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Old 05-24-2014, 08:53 AM   #1
moisespedro
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How exactly GPL protects software/code?


I mean, I was thinking about something the other day: if I am writing a code what prevents me of taking a GPL software code, copy some parts of it into my software and make it proprietary? How would someone spot that? Reverse engineering?
 
Old 05-24-2014, 09:19 AM   #2
kikinovak
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GPL licence

My neighbour makes a delicious apple pie. I ask her for the recipe. She gladly gives it to me. I try it out at home. Eventually I call her back to share some improvements, like adding cinnamon to the recipe. Everybody's happy.

BSD licence

My neighbour makes a delicious apple pie. I ask her for the recipe. She gladly gives it to me. I try it out at home. Eventually I find an improvement to her initial recipe. I decide to start a company called "Apple", specialized in apple-pie-plus-cinnamon. I hire a bunch of lawyers to prevent my neighbour from selling apple pies on my territory.
 
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Old 05-24-2014, 09:24 AM   #3
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I don't think any licensing does protect your software from copying. If somebody manages to use your code in such a way that it is difficult to probve they did then you have no recourse. To my mind open source is a way of giving people answers to frequently asked questions you have already solved. If you've already solved a software problem then why not let others do the same? After all that software is a means to an end and not an end in itself.
 
Old 05-24-2014, 10:51 AM   #4
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Quote:
Originally Posted by kikinovak View Post
GPL licence

My neighbour makes a delicious apple pie. I ask her for the recipe. She gladly gives it to me. I try it out at home. Eventually I call her back to share some improvements, like adding cinnamon to the recipe. Everybody's happy.

BSD licence

My neighbour makes a delicious apple pie. I ask her for the recipe. She gladly gives it to me. I try it out at home. Eventually I find an improvement to her initial recipe. I decide to start a company called "Apple", specialized in apple-pie-plus-cinnamon. I hire a bunch of lawyers to prevent my neighbour from selling apple pies on my territory.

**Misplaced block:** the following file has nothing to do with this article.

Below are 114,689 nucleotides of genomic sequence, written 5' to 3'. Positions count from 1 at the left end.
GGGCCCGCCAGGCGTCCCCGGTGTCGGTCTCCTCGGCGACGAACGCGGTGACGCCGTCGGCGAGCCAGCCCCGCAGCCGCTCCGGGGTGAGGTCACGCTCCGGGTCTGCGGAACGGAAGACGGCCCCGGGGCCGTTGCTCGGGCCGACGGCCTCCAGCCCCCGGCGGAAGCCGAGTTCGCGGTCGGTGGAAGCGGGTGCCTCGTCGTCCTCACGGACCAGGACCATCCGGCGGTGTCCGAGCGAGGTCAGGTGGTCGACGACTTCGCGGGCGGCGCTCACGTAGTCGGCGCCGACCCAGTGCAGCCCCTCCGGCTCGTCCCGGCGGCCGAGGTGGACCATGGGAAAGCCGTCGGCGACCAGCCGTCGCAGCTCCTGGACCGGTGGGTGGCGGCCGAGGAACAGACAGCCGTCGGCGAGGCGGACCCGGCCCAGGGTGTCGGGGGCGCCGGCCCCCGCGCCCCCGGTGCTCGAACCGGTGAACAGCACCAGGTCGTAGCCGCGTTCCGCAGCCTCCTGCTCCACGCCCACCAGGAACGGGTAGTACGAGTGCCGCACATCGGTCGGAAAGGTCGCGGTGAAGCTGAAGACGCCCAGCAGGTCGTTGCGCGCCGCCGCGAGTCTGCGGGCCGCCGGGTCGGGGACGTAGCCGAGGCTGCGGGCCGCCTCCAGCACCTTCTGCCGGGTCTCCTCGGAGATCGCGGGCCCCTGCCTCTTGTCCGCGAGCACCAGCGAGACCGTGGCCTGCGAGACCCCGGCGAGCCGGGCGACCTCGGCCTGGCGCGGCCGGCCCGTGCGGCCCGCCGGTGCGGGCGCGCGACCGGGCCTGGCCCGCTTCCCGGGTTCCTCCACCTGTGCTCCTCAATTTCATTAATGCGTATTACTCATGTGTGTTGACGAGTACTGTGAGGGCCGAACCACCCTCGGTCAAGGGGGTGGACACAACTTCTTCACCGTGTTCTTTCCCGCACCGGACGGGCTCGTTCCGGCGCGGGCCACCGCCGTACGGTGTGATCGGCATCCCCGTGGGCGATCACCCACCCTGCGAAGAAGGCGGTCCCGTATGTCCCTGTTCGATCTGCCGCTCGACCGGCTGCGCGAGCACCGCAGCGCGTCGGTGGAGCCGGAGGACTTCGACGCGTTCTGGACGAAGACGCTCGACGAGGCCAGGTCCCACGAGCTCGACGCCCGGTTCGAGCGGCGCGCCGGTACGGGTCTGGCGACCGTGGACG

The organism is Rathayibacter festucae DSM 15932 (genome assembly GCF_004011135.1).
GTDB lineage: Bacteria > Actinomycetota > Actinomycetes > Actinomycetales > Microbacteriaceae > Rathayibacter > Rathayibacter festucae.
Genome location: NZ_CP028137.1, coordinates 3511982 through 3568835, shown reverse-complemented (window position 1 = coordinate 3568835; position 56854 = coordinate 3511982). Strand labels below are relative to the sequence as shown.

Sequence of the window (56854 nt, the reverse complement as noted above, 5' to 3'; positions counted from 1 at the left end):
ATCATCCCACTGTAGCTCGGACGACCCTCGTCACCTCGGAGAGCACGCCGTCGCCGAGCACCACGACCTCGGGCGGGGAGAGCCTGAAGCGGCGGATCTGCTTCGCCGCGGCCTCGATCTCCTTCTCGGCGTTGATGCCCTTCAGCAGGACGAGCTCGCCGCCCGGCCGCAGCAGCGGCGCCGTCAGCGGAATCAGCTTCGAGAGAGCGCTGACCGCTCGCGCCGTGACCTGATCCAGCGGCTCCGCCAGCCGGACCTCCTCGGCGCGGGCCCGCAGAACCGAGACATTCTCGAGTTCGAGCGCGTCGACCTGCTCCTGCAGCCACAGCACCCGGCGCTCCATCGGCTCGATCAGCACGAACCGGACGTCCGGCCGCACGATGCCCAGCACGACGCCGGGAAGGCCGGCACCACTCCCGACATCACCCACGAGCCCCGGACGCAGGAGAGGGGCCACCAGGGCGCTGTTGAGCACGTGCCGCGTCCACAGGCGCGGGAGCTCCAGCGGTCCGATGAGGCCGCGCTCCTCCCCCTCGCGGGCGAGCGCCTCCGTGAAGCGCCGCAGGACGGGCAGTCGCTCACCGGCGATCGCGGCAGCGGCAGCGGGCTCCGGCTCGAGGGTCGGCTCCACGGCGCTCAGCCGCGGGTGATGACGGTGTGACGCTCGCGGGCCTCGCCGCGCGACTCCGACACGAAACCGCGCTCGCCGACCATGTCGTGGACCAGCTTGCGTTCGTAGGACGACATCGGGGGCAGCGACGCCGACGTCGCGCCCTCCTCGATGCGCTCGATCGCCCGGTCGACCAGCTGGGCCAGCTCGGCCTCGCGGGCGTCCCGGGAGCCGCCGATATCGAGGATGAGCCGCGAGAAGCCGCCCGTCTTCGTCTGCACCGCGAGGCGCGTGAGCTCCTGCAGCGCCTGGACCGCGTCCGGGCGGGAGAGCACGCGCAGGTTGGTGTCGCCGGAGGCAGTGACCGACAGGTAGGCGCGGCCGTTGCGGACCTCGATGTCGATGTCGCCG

And on the other side of the argument:

BSD Licence:

Here's a copy of my apple pie recipe, you can change it however you want, or give it to whoever you want; make some pies and give them away if you want. Make some pies and sell them. I don't mind, because I'm a nice person and I just want people to have nice pie. If someone is mean and keeps their recipe changes to themselves, then that's a shame, but some people are just dicks and we shouldn't let them spoil it for the rest of us.

GNU Licence:
Here's a copy of my Apple pie recipe, change it, or give it to whoever you want, but if anyone makes any pies based on my recipe, they have to give a copy of the recipe to whoever they give the pie to, along with a copy of the GPL. We do this because some people are dicks and won't share their improved recipe with the rest of us unless we force them to. Oh, and you're not allowed to include any other ingredients in the pie that don't come with a GPL recipe either. We do this because the dicks might try and get around our rules by adding 'toffee' as an ingredient to the pie, but not share the 'toffee' recipe with anyone. Of course, this means that if someone gives you some free toffee you can't add it to your pie either because the same rules apply to you and you won't have the recipe, but this is the price we have to pay to stop the dicks getting stuff for free.

Last edited by GazL; 05-24-2014 at 11:00 AM.
 
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Old 05-24-2014, 10:55 AM   #5
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Thanks both kikinovak and GazL for sensible but entertaining arguments.
 
Old 05-24-2014, 11:12 AM   #6
TracyTiger
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Rules Only

Quote:
I mean, I was thinking about something the other day: if I am writing a code what prevents me of taking a GPL software code, copy some parts of it into my software and make it proprietary?